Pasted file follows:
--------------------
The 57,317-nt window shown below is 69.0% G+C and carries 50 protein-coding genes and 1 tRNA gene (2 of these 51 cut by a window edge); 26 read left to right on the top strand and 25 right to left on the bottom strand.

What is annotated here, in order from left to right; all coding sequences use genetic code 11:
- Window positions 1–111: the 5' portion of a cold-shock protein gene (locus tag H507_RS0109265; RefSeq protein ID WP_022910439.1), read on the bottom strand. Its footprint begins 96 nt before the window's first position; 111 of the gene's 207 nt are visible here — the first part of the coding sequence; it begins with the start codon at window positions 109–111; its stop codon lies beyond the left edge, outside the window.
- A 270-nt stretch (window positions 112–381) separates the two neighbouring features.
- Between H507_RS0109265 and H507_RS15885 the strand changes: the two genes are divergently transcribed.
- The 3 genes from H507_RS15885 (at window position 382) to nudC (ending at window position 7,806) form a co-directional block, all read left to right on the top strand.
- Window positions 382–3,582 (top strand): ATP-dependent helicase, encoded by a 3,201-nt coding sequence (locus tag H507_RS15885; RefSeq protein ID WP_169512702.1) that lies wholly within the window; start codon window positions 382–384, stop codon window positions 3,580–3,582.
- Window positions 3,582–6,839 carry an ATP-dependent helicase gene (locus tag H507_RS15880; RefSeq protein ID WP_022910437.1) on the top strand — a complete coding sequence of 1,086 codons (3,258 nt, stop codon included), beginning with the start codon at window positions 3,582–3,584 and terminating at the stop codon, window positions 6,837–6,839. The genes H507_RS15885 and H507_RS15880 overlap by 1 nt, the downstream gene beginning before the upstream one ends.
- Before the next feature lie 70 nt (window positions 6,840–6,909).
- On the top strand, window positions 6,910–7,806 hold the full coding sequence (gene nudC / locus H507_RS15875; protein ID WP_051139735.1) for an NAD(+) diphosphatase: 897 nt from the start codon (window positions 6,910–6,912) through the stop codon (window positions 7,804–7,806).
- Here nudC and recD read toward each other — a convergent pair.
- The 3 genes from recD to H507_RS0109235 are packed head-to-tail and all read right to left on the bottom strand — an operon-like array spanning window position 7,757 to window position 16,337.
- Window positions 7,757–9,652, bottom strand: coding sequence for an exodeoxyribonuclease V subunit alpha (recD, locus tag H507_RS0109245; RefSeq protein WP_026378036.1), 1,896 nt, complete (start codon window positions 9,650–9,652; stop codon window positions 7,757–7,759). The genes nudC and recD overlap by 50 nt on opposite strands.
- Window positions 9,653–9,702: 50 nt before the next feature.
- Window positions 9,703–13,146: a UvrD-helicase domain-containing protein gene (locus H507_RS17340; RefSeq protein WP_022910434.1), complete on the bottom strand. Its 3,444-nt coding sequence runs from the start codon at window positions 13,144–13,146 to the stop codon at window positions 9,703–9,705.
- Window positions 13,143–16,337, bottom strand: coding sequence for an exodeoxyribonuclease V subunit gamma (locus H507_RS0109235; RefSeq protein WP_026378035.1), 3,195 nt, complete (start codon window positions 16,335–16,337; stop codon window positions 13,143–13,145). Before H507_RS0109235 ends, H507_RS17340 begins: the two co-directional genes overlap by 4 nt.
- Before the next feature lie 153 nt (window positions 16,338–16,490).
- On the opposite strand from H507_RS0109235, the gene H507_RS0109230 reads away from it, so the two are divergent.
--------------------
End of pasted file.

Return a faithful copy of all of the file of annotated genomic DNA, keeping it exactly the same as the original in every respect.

The 57,317-nt window shown below is 69.0% G+C and carries 50 protein-coding genes and 1 tRNA gene (2 of these 51 cut by a window edge); 26 read left to right on the top strand and 25 right to left on the bottom strand.

What is annotated here, in order from left to right; all coding sequences use genetic code 11:
- Window positions 1–111: the 5' portion of a cold-shock protein gene (locus tag H507_RS0109265; RefSeq protein ID WP_022910439.1), read on the bottom strand. Its footprint begins 96 nt before the window's first position; 111 of the gene's 207 nt are visible here — the first part of the coding sequence; it begins with the start codon at window positions 109–111; its stop codon lies beyond the left edge, outside the window.
- A 270-nt stretch (window positions 112–381) separates the two neighbouring features.
- Between H507_RS0109265 and H507_RS15885 the strand changes: the two genes are divergently transcribed.
- The 3 genes from H507_RS15885 (at window position 382) to nudC (ending at window position 7,806) form a co-directional block, all read left to right on the top strand.
- Window positions 382–3,582 (top strand): ATP-dependent helicase, encoded by a 3,201-nt coding sequence (locus tag H507_RS15885; RefSeq protein ID WP_169512702.1) that lies wholly within the window; start codon window positions 382–384, stop codon window positions 3,580–3,582.
- Window positions 3,582–6,839 carry an ATP-dependent helicase gene (locus tag H507_RS15880; RefSeq protein ID WP_022910437.1) on the top strand — a complete coding sequence of 1,086 codons (3,258 nt, stop codon included), beginning with the start codon at window positions 3,582–3,584 and terminating at the stop codon, window positions 6,837–6,839. The genes H507_RS15885 and H507_RS15880 overlap by 1 nt, the downstream gene beginning before the upstream one ends.
- Before the next feature lie 70 nt (window positions 6,840–6,909).
- On the top strand, window positions 6,910–7,806 hold the full coding sequence (gene nudC / locus H507_RS15875; protein ID WP_051139735.1) for an NAD(+) diphosphatase: 897 nt from the start codon (window positions 6,910–6,912) through the stop codon (window positions 7,804–7,806).
- Here nudC and recD read toward each other — a convergent pair.
- The 3 genes from recD to H507_RS0109235 are packed head-to-tail and all read right to left on the bottom strand — an operon-like array spanning window position 7,757 to window position 16,337.
- Window positions 7,757–9,652, bottom strand: coding sequence for an exodeoxyribonuclease V subunit alpha (recD, locus tag H507_RS0109245; RefSeq protein WP_026378036.1), 1,896 nt, complete (start codon window positions 9,650–9,652; stop codon window positions 7,757–7,759). The genes nudC and recD overlap by 50 nt on opposite strands.
- Window positions 9,653–9,702: 50 nt before the next feature.
- Window positions 9,703–13,146: a UvrD-helicase domain-containing protein gene (locus H507_RS17340; RefSeq protein WP_022910434.1), complete on the bottom strand. Its 3,444-nt coding sequence runs from the start codon at window positions 13,144–13,146 to the stop codon at window positions 9,703–9,705.
- Window positions 13,143–16,337, bottom strand: coding sequence for an exodeoxyribonuclease V subunit gamma (locus H507_RS0109235; RefSeq protein WP_026378035.1), 3,195 nt, complete (start codon window positions 16,335–16,337; stop codon window positions 13,143–13,145). Before H507_RS0109235 ends, H507_RS17340 begins: the two co-directional genes overlap by 4 nt.
- Before the next feature lie 153 nt (window positions 16,338–16,490).
- On the opposite strand from H507_RS0109235, the gene H507_RS0109230 reads away from it, so the two are divergent.